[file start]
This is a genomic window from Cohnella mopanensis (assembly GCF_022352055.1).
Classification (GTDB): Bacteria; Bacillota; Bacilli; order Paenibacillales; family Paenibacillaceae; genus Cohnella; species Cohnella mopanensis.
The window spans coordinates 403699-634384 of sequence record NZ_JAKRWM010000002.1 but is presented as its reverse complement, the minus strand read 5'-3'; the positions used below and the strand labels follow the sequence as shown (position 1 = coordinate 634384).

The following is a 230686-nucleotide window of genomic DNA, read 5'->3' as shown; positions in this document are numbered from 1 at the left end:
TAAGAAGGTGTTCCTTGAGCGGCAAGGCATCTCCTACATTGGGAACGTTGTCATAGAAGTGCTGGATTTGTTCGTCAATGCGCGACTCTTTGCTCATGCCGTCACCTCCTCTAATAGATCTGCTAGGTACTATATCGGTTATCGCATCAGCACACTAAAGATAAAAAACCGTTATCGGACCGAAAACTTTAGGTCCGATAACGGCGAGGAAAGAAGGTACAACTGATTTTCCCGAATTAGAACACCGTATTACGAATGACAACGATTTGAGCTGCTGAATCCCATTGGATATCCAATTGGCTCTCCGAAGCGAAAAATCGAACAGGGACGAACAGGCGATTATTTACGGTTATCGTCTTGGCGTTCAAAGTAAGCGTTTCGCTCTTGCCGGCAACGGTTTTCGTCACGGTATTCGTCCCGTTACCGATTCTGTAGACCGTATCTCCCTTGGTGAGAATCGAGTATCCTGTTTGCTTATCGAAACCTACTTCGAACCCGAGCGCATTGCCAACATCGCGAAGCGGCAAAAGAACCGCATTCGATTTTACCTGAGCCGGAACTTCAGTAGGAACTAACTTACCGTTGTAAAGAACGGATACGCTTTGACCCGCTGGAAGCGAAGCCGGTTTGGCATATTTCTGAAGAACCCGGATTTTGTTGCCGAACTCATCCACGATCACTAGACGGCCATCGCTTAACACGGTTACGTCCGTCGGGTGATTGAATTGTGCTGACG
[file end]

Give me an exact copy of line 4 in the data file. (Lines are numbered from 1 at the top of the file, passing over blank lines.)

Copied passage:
The following is a 230686-nucleotide window of genomic DNA, read 5'->3' as shown; positions in this document are numbered from 1 at the left end: